Here's How New York City Erupted Over the Eric Garner Grand Jury Decision

New Yorkers speak out against the Eric Garner grand jury decision.

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On December 3, a Staten Island grand jury chose to not indict Daniel Pantaleo, the Staten Island NYPD officer who killed Eric Garner. Pantaleo applied a chokehold—an action that is forbidden by the NYPD—after Garner was stopped by police for allegedly selling loose cigarettes. An asthmatic, Garner repeatedly told police that he couldn't breathe before he died.

"I can't breathe" became a rallying cry just hours after the grand jury failed to indict Pantaleo. In Grand Central Station, around 5:00 p.m., a group staged a die-in on the floor of the transit hub, splaying their bodies on the ground below the vaulted ceiling. Later, a train of people—young, old, racially diverse—marched from the center of the station out into the street shouting, "I can't breathe."

Meanwhile, demonstrators organized in Union Square, amid the bustle of the annual holiday market. The group began marching up Park Avenue toward Rockefeller Center, where the Christmas tree lighting was set to begin at 7 p.m. "Everyone's seen the video," a protester shouted to men and women exiting Eataly with bags of groceries at Broadway and 24th Street, "Join us."


As the demonstration neared Rockefeller Center, the scene only became more surreal. A glance down 6th Avenue revealed Christmas decorations, cop car lights beating the air blue and red, and signs reading "Black Lives Matter" and "Ferguson is everywhere." The demonstration re-contextualized the familiar spaces of Radio City into a space charged with bitter hurt and anger. As one demonstrator put it, "I know it can be embarrassing to shout in front of people who are just trying to have a good time. But it is inappropriate to have a good time tonight."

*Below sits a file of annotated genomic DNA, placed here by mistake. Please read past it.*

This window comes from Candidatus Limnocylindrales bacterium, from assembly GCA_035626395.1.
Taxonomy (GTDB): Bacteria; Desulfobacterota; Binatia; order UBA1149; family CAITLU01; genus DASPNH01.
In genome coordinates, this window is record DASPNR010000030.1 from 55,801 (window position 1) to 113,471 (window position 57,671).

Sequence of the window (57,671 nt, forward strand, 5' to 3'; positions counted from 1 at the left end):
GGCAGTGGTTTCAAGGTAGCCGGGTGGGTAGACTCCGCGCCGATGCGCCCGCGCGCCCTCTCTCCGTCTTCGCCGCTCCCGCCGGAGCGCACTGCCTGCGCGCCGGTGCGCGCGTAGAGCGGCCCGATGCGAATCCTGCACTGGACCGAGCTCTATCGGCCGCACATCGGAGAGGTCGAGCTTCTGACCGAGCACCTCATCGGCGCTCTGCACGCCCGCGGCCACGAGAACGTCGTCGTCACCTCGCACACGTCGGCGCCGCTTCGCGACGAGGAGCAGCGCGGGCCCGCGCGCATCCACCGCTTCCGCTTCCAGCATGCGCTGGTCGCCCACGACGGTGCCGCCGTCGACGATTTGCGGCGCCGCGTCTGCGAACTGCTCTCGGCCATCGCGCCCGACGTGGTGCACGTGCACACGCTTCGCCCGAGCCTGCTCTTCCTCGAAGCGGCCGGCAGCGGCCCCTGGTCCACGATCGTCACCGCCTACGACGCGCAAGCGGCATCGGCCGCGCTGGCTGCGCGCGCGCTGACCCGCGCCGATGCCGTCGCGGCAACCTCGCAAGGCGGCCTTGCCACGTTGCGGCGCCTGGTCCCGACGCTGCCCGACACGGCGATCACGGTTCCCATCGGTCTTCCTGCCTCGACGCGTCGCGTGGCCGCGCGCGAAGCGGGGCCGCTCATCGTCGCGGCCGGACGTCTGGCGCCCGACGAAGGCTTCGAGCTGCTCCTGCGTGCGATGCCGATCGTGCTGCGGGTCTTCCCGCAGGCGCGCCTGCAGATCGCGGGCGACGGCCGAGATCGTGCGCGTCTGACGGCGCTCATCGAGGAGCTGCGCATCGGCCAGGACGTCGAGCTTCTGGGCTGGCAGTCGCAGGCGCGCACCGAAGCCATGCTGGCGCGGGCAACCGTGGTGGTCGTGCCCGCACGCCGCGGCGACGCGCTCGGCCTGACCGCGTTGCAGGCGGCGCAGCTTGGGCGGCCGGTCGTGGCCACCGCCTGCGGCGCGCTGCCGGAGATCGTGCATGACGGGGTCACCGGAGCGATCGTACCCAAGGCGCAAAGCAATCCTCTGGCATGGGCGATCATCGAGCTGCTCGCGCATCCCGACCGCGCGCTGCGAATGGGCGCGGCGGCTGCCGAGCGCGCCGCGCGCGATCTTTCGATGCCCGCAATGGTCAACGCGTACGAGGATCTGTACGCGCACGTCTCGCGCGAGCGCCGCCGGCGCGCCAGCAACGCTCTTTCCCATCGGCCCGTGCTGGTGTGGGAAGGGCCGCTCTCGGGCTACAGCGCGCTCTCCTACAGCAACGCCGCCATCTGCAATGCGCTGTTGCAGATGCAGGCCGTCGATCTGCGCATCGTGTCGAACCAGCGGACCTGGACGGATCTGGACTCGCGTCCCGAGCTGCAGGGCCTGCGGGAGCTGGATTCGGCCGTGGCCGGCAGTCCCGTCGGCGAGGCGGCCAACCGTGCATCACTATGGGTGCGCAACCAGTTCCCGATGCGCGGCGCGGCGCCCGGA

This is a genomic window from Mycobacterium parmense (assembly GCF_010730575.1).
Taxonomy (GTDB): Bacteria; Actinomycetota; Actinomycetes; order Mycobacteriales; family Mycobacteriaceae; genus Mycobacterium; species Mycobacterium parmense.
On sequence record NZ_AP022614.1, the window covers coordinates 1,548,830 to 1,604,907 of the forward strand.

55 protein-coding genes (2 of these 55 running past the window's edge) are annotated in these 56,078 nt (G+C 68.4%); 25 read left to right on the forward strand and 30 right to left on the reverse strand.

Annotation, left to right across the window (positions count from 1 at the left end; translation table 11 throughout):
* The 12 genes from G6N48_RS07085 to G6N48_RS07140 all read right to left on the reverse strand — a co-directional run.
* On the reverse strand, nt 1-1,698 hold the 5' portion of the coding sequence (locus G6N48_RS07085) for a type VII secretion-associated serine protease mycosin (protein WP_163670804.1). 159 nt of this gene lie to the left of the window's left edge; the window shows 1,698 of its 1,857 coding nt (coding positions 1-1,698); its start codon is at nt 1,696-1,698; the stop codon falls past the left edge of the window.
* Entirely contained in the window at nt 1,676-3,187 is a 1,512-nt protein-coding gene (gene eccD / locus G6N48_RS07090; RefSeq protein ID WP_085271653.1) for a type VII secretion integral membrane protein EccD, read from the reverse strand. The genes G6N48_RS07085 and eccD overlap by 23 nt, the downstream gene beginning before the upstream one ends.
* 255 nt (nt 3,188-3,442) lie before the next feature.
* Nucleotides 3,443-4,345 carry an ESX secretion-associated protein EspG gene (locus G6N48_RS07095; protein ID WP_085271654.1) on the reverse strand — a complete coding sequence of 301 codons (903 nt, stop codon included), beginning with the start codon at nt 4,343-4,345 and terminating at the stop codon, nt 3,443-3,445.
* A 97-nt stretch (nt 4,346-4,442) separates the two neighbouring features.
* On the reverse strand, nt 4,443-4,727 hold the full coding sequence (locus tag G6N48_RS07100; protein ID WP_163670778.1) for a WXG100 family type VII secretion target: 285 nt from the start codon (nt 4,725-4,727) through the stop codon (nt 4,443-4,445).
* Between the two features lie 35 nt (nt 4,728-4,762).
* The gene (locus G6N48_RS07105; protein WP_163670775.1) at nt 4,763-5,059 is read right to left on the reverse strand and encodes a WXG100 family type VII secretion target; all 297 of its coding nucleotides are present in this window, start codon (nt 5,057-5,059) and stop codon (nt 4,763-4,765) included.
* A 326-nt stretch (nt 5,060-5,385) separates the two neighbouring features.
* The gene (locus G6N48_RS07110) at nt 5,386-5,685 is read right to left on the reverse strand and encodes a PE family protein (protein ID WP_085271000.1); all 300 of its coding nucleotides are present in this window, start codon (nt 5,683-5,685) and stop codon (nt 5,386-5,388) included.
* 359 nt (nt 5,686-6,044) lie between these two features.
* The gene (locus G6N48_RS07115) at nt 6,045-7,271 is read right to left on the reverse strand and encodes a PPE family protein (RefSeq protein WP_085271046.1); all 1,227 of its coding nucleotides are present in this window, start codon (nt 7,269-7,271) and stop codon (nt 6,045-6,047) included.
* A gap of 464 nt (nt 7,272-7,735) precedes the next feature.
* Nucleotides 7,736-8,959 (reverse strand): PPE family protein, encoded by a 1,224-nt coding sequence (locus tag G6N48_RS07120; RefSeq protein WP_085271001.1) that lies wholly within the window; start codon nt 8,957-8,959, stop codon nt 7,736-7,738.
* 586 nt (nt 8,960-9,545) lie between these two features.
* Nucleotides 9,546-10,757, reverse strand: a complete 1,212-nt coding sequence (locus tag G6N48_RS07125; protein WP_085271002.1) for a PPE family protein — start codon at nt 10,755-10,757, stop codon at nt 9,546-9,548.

NYPD officers, through sheer numbers, vehicles, and metal barricades, protected the space near the Christmas tree at Rockefeller Center, which sent the protest to Times Square and Columbus Circle. From there, a group moved to the West Side Highway and effectively stopped traffic. Cabbies and their fares rolled down their windows to record the demonstration with camera phones. Many drivers, suddenly stuck in traffic, raised their hands up inside their cars in support of the protests. There was a moment when it looked like south-bound traffic might recommence, but a spontaneous line of people broke across multiple lanes of traffic; a string of individuals locking arms stopped the cars.


Above the demonstration on the West Side Highway, a police helicopter hovered. NYPD officers trailed behind the mass of protesters moving down the now empty stretch of road. People high inside Trump Place, on Riverside Boulevard, were visible—they flicked lights on and off and waved.

Demonstrations continued on into the night as New Yorkers expressed their anger, hurt, and dissatisfaction with the failure to indict Pantaleo. Coming just nine days after a grand jury failed to indict Darren Wilson for killing Michael Brown in Ferguson, Mo., this is bigger than some local news item.

"The whole world is watching..."

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